Auctions fuel black market – analysts


Shakeman Mugari

THE auction system, touted as a panacea for the country’s foreign currency shortage, could be counterproductive and instead fuel the parallel market. <
/P>

Analysts this week said the auction system works effectively when there is abundant foreign currency. In areas where there is a perennial shortage like in Zimbabwe the system would push up the black market rate and inflation, as there would be too many Zimbabwe dollars chasing too few US dollars.

The analysts said the forex black marketers were not likely to release their money into the formal economy for it to be auctioned.


In the past three years forex dealers have shunned the government-pegged exchange rate. The dealers have created a parallel market from which most exporters have been sourcing their forex. Currently the parallel market for the United States dollar is hovering around US$1:$6 000 compared to a government pegged rate of US$1:$824.


The analysts said government could start by ensuring the availability of forex before introducing the system which they said could lead to more chaos on the hard currency market.


“The auction system hinges directly on the availability of the forex. We can’t auction a product that is not available,” observed Tapiwa Mashakada, MDC Finance spokesman. “The system will not create more forex on the market. It will not create new supply. We need more exports before coming up with further strategies to mop up the insufficient forex.”


Mashakada said the government should create an enabling environment to lure foreign investment and repair relations with multilateral organisations to secure balance of payments support.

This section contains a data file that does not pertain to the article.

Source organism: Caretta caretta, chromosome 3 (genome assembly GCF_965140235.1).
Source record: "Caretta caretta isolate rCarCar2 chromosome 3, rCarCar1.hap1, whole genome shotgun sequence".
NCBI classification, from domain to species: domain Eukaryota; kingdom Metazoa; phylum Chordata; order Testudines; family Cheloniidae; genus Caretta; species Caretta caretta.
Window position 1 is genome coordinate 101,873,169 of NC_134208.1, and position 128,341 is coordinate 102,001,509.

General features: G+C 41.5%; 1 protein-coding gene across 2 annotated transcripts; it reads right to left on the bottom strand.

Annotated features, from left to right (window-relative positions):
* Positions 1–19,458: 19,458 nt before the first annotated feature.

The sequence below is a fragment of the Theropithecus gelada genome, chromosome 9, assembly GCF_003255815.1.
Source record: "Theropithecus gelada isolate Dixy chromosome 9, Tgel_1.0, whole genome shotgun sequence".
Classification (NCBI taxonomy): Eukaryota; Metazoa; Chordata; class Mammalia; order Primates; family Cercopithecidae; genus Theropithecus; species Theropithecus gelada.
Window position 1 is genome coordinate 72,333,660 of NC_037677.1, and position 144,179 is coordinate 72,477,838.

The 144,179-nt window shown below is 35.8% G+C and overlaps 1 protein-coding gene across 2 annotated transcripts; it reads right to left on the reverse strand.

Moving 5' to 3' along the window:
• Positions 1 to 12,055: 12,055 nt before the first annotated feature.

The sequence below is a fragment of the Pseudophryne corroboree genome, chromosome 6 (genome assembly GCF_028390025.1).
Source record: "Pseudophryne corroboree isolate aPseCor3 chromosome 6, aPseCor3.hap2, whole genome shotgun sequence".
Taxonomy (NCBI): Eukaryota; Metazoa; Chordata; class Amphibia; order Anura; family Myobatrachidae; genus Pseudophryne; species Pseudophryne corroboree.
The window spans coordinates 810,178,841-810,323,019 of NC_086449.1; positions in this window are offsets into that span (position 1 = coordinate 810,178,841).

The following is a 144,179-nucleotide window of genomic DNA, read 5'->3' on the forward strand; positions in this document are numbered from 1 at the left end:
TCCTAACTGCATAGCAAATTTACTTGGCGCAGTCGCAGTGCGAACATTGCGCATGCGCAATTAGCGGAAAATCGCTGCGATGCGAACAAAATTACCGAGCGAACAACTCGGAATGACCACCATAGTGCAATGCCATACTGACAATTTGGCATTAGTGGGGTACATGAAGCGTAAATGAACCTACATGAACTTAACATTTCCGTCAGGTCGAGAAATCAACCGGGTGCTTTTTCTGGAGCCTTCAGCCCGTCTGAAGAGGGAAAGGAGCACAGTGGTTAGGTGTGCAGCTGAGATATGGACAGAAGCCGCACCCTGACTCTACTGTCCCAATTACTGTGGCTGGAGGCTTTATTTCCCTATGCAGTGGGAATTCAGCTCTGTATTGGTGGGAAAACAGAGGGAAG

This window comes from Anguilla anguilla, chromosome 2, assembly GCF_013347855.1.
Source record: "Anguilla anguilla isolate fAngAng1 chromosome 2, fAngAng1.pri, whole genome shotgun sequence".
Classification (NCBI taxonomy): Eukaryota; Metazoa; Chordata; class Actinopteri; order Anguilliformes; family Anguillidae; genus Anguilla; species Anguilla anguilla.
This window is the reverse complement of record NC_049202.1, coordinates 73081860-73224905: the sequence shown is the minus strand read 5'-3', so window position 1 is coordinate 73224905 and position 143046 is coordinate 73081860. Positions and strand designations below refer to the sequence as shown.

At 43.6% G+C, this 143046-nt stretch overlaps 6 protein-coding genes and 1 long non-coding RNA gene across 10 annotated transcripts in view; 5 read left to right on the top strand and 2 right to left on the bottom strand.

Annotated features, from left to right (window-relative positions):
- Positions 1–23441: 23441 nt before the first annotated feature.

“The system has worked well in Zambia because they have the forex and there is an inflow of aid that is pouring into that country. In Zimbabwe it is likely to flop because there is nothing to auction,” said Mashakada.


Economic commentator Eric Bloch said the auctions would push up inflation caused by the soaring prices of foreign currency on the market.


“The paucity of foreign exchange, coupled with ever-increasing impacts of rising inflation will result in soaring prices in the foreign currency auctions with consequential further inflation,” said Bloch.


According to Bloch the government would in turn shift blame to “enemies of the state” when the auction system fails to boost forex reserves and availability on the market.


“When that occurs, government is certain to claim that the rise in prices is not indicative of a lowering value of the Zimbabwean currency, but is due to manipulation of the auctions by unspecified enemies of government, who will be accused of using the auctions to embarrass the government,” Bloch said.


“There will be no explanation how auctions regulated and managed by the Reserve Bank can be so manipulated.”


The newly-appointed central bank governor Gideon Gono envisaged the auction system to solve the forex shortage that has hit the country since the economic downturn intensified three years ago. Analysts however say Gono’s strategy could lead to a repeat of the 2003 budget.


In a desperate bid to curb the parallel market, Finance minister Herbert Murerwa closed all bureaux de change after accusing them of plundering the economy through shady deals on the forex market. The move instead led to a flourishing black market. Analysts said the auction system could further push the forex black market rate.


“There is a danger that in trying to kill the parallel market we will end up feeding it through the auctions,” said an analyst with a local asset management firm. “The Zimbabwe situation is different from the Zambian and Netherlands cases. Zambia and Netherlands auction their forex because it’s readily available. Zimbabwe has no forex. How can we auction a product whose availability is next to nil,” said the analyst.

Top